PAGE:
I’m a fun-loving, dog-obsessed woman with a tendency towards flamboyance (there’s never a wrong time to wear sequins, in my opinion). I like making people laugh, hate missing a party, have a fantastic job, and friends and family I adore…
And you know what? I never thought it would – or could – happen to me. Surely it was the preserve of people who’d had something really bad happen to them. Because, you know, they had a right to feel that way? I had (and still have) a good life. But depression doesn’t discriminate – it can strike regardless of age, weight, race, religion, job or situation.
That’s why I’m coming out of the mental-health closet so publicly (to people other than close friends and my parents), in the magazine where I’m the Features Director. I want to do my small bit to help remove some of the stigma that people with depression may be feeling. To show them they’re not alone. To give an insight – because, if you’ve never had depression, it can be hard to understand or sympathise with someone who has.
Depression is the predominant mental-health problem worldwide, with more than 300 million people affected. In fact, globally, it’s the leading cause of disability. It’s likely that most of us will encounter someone who has it, or get it ourselves. So this is my story, which, sadly, is far from uncommon.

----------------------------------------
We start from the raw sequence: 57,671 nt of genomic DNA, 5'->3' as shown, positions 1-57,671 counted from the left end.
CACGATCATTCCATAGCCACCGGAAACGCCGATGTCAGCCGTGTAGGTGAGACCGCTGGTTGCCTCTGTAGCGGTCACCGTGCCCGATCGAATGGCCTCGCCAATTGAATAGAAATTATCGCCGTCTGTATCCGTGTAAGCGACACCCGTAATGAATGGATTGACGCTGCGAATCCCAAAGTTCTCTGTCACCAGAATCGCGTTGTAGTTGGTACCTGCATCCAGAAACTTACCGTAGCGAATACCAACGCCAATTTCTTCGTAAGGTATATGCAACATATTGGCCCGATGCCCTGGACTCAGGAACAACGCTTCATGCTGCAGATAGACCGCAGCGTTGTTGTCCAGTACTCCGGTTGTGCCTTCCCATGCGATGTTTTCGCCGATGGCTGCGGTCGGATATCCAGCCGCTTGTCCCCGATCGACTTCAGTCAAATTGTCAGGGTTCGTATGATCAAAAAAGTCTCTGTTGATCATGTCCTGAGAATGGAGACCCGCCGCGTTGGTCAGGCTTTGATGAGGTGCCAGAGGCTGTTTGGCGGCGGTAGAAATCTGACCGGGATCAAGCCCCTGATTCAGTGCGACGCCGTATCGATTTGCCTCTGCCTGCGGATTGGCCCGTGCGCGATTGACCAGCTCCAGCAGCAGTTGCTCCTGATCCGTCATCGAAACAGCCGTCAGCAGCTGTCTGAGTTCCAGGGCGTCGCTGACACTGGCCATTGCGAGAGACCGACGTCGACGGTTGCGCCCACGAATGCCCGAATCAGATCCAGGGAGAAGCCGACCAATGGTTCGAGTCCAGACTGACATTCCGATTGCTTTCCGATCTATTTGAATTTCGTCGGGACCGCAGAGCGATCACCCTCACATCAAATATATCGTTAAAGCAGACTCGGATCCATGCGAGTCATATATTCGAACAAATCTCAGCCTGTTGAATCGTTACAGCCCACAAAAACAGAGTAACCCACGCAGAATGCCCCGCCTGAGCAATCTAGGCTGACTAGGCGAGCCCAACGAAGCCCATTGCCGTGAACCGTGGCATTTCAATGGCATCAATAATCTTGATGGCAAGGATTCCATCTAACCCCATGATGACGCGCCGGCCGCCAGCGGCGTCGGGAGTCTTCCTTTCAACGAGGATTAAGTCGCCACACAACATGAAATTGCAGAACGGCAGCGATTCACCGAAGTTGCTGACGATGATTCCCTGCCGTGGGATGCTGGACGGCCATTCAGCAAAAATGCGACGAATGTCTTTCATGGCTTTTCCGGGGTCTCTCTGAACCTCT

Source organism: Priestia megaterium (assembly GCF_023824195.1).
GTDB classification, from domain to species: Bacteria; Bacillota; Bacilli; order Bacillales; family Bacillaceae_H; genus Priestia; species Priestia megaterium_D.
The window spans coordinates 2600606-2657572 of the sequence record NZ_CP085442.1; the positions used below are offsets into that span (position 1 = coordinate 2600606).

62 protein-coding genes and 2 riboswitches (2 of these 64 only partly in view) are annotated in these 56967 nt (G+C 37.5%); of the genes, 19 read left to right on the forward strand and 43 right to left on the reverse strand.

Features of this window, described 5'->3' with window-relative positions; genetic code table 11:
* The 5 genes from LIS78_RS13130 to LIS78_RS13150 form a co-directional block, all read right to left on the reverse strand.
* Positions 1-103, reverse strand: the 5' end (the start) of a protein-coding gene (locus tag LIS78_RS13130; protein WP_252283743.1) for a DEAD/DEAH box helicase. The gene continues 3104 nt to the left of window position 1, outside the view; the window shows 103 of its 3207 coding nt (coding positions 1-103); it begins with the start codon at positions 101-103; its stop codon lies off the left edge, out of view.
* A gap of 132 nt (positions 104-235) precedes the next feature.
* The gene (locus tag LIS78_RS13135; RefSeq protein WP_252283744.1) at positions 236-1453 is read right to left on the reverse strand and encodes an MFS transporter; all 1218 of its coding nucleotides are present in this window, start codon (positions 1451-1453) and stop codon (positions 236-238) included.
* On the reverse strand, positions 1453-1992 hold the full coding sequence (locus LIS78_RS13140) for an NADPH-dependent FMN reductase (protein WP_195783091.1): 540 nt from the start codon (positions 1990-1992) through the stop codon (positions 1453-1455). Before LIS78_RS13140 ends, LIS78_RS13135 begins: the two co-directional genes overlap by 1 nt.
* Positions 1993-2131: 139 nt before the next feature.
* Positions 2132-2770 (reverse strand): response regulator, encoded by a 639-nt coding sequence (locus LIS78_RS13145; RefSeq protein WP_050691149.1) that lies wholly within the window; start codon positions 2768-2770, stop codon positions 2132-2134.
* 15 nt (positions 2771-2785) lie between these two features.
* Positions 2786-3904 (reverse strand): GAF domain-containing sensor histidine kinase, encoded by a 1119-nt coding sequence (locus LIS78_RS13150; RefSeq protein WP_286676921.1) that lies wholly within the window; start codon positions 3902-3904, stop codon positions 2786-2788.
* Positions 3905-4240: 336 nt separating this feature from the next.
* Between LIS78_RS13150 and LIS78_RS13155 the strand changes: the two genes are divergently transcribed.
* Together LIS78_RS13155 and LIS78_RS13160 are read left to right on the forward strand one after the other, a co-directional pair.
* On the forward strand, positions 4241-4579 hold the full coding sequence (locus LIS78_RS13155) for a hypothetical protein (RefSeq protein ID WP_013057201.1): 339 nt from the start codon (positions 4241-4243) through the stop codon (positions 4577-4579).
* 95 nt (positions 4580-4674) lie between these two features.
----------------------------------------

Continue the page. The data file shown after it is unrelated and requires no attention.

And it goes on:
When a huge ‘black cloud’ descended on me in about 2004, I really was #livingthedream as a junior writer on a big-name fashion magazine in London I’d fantasised about working on since I was 13. Every day was a pinch-yourself moment: I couldn’t believe that I, a working-class girl from Brisbane, Australia, with absolutely zero connections or cool credentials, was mingling with famous fashion designers and celebrities. I had a loving, supportive family (albeit Down Under), a tight friendship circle, a glam social life. My life, on paper, looked amazing. And yet…
For a long time – too long – I didn’t take this feeling of impending gloom seriously. Because it wasn’t the first time I’d had ‘A Melancholy Period’, as I called it. I’d had a couple of previous bouts, lasting about a year each. They struck without reason before gradually receding, leaving behind a lingering sadness. I’d cry myself to sleep regularly, and lugged around feelings of self-hatred, despondency and anxiety, like a heavy, emotional handbag. Sure, it slowed me down, but I could function and, above all, hide it. Mostly.